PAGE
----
Reatta ul­ti­mately dis­ap­pointed con­sumers

Waterloo Region Record - - Wheels - BILL VANCE

When Buick's chief en­gi­neer Lloyd Reuss was pro­moted to gen­eral man­ager of Buick in 1980 he wanted to add a two-pas­sen­ger Buick to the line. He saw it as en­hanc­ing Buick's im­age, gen­er­at­ing more show­room traf­fic and low­er­ing the av­er­age age of Buick buy­ers.

That car be­came the Reatta, and when it was con­ceived Buick’s im­age was es­tab­lished as an up­scale lux­ury fam­ily car, although it had also flirted with per­for­mance mod­els like the Grand Na­tional and T-Type.

The Buick Reatta was to com­ple­ment that sporty thrust while keep­ing a foot in each camp. It was not to be an out-and­out sports car, but a true Amer­i­can Grand Tour­ing car with the lux­ury touches Buick buy­ers ex­pected. It was hoped that with good per­for­mance and at­trac­tive styling it would be per­ceived as a more af­ford­able ver­sion of the Mercedes-Benz SL.

The orig­i­nal out­line for the Reatta was es­tab­lished in 1982 and the de­sign was pretty well fi­nal­ized by '84. To save money, sell it to se­nior man­age­ment and shorten de­vel­op­ment time it drew heav­ily on ex­ist­ing Buick Riviera hard­ware.

It had unit con­struc­tion and was pow­ered by Buick's 165horse­power 3.8-litre 3800, over­head valve V-6 trans­versely mounted and driv­ing the front wheels through a four-speed au­to­matic transaxle. While fa­mil­iar and well proved tech­nol­ogy, it hardly pro­jected the high-tech, ex­otic im­age of a Mercedes.

A new plat­form was de­signed that re­duced the wheel­base 241 mm (9.5 in.) to 2,502 mm (98.5 in.). Sus­pen­sion, steer­ing and brake sys­tems came from the Riviera, with some mod­i­fi­ca­tions.

It had fully in­de­pen­dent sus­pen­sion, in front via MacPher­son struts, while the rear had struts, con­trol arms and a Corvette type trans­verse plas­tic leaf sprung. Anti-roll bars were fit­ted front and rear and brakes were four-wheel discs with an­tilock.

Since GM had no spare pro­duc­tion ca­pac­ity a for­mer axle plant in Lansing, Michigan was con­verted into the "Reatta Craft Cen­ter." Re­plac­ing the tra­di­tional assem­bly line were au­to­mat­i­cally guided plat­forms that moved the car from one work sta­tion to the next. Plat­form ad­vance­ment was con­trolled by the as­sem­blers who had much longer than the typ­i­cal 30 to 60 sec­onds to com­plete their tasks.

The Reatta’s styling was new and well ex­e­cuted but not ex­cit­ing. The front end was smooth and clean with pop-up head­lamps and an un­ob­tru­sive un­der-the-bumper grille. The gal­va­nized steel body (ex­cept the plas­tic front fend­ers) was sleek and nicely pro­por­tioned with a black ac­cent line/rub-rail run­ning com­pletely around the perime­ter.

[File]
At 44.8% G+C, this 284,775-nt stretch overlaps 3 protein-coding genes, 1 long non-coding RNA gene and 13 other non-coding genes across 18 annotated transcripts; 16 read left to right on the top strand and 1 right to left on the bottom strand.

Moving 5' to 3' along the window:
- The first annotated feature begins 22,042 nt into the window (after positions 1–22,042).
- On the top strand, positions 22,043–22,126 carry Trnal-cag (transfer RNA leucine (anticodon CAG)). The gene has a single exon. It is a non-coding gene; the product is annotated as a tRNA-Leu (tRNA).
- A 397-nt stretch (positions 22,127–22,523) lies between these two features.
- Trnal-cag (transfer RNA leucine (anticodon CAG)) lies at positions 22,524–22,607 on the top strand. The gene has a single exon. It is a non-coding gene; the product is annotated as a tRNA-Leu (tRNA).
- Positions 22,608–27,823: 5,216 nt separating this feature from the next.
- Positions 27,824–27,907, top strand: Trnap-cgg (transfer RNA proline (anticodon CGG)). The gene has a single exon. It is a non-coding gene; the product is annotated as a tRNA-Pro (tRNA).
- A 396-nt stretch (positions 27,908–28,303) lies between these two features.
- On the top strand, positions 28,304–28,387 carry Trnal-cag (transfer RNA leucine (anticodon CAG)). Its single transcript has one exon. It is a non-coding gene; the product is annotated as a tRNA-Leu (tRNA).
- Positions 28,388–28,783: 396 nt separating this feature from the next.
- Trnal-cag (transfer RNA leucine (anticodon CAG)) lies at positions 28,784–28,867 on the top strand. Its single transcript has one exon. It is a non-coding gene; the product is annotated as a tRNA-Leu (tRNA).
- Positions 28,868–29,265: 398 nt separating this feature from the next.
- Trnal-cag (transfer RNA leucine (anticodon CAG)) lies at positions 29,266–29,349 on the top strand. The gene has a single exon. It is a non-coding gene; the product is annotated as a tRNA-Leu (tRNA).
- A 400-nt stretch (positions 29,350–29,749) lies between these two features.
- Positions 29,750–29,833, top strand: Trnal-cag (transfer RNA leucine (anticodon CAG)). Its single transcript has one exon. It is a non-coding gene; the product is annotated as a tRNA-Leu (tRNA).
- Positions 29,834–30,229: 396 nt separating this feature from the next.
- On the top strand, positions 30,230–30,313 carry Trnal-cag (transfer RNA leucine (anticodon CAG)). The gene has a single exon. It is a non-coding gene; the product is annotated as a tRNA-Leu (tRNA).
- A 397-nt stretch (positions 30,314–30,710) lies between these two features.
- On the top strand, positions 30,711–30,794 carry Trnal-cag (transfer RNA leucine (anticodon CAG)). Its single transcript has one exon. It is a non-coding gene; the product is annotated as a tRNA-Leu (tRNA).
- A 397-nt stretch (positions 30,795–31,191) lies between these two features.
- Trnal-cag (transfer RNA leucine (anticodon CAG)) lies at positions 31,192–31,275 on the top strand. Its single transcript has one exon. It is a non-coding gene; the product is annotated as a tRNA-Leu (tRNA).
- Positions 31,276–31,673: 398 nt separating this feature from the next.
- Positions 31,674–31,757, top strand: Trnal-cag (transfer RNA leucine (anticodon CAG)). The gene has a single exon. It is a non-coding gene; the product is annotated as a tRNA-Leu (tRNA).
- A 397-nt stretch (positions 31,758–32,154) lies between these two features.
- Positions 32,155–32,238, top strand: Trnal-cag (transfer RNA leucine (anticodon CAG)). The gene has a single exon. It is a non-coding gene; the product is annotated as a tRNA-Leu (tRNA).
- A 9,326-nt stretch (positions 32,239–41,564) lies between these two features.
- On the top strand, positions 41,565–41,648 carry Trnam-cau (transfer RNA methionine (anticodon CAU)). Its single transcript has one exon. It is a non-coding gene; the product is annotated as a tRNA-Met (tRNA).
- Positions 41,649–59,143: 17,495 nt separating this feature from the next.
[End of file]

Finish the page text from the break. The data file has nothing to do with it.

The short-tailed Reatta was a trim 4,643 mm (182.8 in.) long but still pro­vided am­ple lug­gage space in a 10 cu­bic foot trunk and bins be­hind the seats.

The in­te­rior was quite lux­u­ri­ous, the only jar­ring note be­ing the too-de­mand­ing touch screen cath­ode ray tube in­stru­ment panel. Lifted in­tact from the Riviera, its rec­tan­gu­lar shape clashed with the Reatta's smooth in­te­rior curves.

The Reatta coupe was in­tro­duced as a 1988 model early in ’88, but by this time Buick's em­pha­sis and phi­los­o­phy had shifted some­what. The divi­sion's aim now was to pro­mote Buicks as "sub­stan­tial, pow­er­ful and ma­ture pre­mium Amer­i­can mo­tor­cars." A sporty two-seater seemed a lit­tle out of synch with this tar­get au­di­ence.

When tested by the mo­tor­ing press the 1,533 kg (3,380 lb) the Reatta's per­for­mance proved quite ad­e­quate. Car and Driver (2/88) re­ported zero to 97 km/h (60 mph) in 9.1 sec­onds and top speed of 196 km/h (122 mph).

But testers com­plained that while the Reatta was smooth, com­fort­able and quiet, it lacked a sports car’s "soul." Soul is dif­fi­cult and in­tan­gi­ble to de­fine, but step­ping from a Reatta to a Mercedes makes it im­me­di­ately ob­vi­ous.

Dur­ing its first model year Buick sold just over 4,700 Reat­tas, far be­low the hoped for 15,000. Sales climbed to 7,009 the fol­low­ing year.

Buick made some changes in the 1990 Reatta and added a con­vert­ible which, anachro­nis­ti­cally, had a man­u­ally op­er­ated top. In­stru­ments were now ana­log and a driver's air bag was added. These changes helped perk up sales to 8,515, bet­ter but still dis­ap­point­ing.

The Reatta was car­ried into 1991 with horse­power in­creased by five to 170, but alas its fu­ture was al­ready sealed. Af­ter build­ing only 1,618 ’91s, Buick dis­con­tin­ued it.

Although the Reatta was what it was con­ceived to be it never re­ally caught on. It didn't at­tract enough tra­di­tional Buick buy­ers, and was hard pressed to en­tice cus­tomers away from the more es­tab­lished sporty or pres­tige mar­ques. It was also buck­ing the re­al­ity that the two-seater mar­ket is al­ways lim­ited and spe­cial­ized. Pon­tiac, for ex­am­ple, was dis­con­tin­u­ing its Fiero, and Cadil­lac's Al­lante was sell­ing slowly.

While not a com­mer­cial suc­cess the Reatta was a com­fort­able, good driv­ing car with mod­ern con­ve­niences and very man­age­able size. It could be­come a pop­u­lar col­lectible, par­tic­u­larly the con­vert­ible of which only 2,437 were built.

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